The BBC is running a radio series on FCO Valedictory Despatches, a now lost art-form in which Ambassadors gave Whitehall the benefit of their Views on leaving a post and/or leaving the Foreign Service altogether.
One of my first postings on this site described my successful late-night lunge to suppress freedom of speech and keep one of these despatches safe from the nosy public.
The programme has a website linking to some original FCO despatches obtained via the Freedom of Information Act, ‘redacted’ or otherwise.
Check out for example what’s left of Sir Robin Renwick’s from Washington in 1995 after the censoring mice got to it, and his swipe at the ‘Europeanisation’ of our foreign policy with its resultant unhappy attempts at positioning UK policy “somewhere between the French,Germans and Americans”.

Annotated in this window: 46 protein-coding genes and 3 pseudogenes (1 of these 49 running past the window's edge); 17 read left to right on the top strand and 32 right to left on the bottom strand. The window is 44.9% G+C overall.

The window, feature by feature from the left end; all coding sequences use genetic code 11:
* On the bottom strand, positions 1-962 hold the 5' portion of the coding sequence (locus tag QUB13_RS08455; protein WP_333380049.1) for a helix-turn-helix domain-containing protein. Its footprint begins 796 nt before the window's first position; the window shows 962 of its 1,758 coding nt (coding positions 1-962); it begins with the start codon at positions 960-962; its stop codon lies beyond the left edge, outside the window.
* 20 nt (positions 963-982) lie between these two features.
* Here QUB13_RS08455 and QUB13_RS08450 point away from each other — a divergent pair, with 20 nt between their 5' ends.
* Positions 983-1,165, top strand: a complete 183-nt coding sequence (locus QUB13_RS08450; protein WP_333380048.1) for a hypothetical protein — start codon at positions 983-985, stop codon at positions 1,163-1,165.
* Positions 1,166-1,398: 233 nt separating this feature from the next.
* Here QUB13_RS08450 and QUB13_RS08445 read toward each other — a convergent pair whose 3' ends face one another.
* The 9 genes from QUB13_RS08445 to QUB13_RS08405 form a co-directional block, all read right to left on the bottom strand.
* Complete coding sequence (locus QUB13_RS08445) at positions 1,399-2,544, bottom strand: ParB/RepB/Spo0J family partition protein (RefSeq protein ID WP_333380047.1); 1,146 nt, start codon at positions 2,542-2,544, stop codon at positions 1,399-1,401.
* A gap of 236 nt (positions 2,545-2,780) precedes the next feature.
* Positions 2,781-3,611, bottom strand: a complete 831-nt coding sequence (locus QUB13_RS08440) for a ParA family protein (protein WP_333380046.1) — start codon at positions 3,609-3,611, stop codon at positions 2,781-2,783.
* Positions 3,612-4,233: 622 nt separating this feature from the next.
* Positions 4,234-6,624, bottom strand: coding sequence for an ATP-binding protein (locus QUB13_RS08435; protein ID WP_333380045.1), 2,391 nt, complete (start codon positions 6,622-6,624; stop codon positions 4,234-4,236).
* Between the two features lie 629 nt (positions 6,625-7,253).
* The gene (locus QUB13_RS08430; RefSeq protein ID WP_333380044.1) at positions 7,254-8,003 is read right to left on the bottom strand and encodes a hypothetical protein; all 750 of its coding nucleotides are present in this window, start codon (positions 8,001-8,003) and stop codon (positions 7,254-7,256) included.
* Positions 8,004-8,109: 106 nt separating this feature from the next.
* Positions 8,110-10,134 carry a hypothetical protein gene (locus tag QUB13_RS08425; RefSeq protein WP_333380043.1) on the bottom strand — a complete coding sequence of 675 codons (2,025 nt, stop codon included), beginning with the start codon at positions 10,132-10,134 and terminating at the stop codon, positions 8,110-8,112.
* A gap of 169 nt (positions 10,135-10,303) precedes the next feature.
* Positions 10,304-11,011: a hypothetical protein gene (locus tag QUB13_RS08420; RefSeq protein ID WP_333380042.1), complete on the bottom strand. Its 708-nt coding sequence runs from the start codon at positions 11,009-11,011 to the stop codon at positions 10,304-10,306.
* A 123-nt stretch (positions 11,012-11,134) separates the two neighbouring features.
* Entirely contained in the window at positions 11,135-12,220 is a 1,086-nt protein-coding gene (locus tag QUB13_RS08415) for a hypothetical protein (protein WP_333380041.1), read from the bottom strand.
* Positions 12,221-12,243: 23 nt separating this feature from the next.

My own Valedictory telegrams were sent in profusion from three posts: Sarajevo (1998); Belgrade (2003); and Warsaw (2007). From Belgrade I sent three, one each for Serbia, Kosovo and Montenegro.
The Warsaw ones issued after the new rule ‘suppressing’ these policy/career summaries came into effect. So I duly sent two telegrams:
– one on the philosophical aspects of the end of communism in Europe (extracts from which readers in a world scoop here have seen: The Final Submission)
– one describing my Lifetime Career Oscar Achievement Awards, a self-indulgent but droll list of the best and worst moments of 28 years’ service. This masterpiece itself won an Oscar: The Award for the Best Final Telegram in FCO History (“brilliant“)
The BBC series is well researched, and should be well worth a listen if you are interested in the way diplomacy has evolved, both for better and worse, in recent decades.
Oh, and even though they have not put any of my works on the website they did interview me, so maybe I’ll have a walk-on role.